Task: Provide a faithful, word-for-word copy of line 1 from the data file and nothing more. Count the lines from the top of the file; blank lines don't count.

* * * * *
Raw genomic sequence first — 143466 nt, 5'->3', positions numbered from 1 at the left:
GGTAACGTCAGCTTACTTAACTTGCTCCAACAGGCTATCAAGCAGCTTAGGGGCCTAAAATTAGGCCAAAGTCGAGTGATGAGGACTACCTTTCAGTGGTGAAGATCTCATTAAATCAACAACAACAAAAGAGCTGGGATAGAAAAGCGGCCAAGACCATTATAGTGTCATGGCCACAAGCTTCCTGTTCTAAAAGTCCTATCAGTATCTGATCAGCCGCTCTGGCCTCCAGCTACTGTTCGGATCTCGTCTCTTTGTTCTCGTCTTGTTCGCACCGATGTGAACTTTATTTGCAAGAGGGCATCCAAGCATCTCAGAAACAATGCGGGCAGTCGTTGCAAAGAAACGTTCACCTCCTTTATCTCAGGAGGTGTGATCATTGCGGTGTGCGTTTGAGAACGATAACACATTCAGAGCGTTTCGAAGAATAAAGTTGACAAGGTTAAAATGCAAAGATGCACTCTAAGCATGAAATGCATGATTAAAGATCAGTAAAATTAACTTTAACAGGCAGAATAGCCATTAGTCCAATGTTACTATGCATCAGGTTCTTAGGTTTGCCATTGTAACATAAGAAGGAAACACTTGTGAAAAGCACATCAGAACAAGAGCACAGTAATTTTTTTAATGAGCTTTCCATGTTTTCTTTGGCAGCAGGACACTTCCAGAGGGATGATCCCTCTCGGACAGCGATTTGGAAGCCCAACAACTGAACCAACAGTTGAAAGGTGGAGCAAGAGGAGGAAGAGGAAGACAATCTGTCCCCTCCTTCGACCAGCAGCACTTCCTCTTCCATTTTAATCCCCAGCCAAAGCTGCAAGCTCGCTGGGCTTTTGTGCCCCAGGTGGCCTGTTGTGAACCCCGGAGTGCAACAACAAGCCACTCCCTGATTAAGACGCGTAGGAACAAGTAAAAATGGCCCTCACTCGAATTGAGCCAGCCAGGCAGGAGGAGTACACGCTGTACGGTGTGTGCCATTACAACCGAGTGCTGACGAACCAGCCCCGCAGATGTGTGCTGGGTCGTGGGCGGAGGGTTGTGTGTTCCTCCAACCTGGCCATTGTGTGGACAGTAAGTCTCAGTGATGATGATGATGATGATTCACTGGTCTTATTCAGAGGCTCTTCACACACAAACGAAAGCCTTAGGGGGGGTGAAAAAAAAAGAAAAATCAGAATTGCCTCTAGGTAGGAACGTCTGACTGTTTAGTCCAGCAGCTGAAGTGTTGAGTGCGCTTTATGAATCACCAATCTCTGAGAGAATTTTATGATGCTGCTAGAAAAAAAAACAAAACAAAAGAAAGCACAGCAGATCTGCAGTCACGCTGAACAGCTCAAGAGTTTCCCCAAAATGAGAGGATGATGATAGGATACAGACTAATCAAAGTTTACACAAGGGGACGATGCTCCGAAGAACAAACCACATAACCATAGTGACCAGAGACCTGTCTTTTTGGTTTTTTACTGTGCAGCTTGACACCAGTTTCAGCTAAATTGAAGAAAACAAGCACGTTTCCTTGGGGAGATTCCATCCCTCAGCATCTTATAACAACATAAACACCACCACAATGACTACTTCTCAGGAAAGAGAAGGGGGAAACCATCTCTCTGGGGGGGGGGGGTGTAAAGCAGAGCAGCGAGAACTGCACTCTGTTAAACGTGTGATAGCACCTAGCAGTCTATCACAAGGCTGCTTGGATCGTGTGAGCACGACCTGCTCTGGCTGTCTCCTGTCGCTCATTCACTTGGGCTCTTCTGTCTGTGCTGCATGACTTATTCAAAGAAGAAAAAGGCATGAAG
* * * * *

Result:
Raw genomic sequence first — 143466 nt, 5'->3', positions numbered from 1 at the left: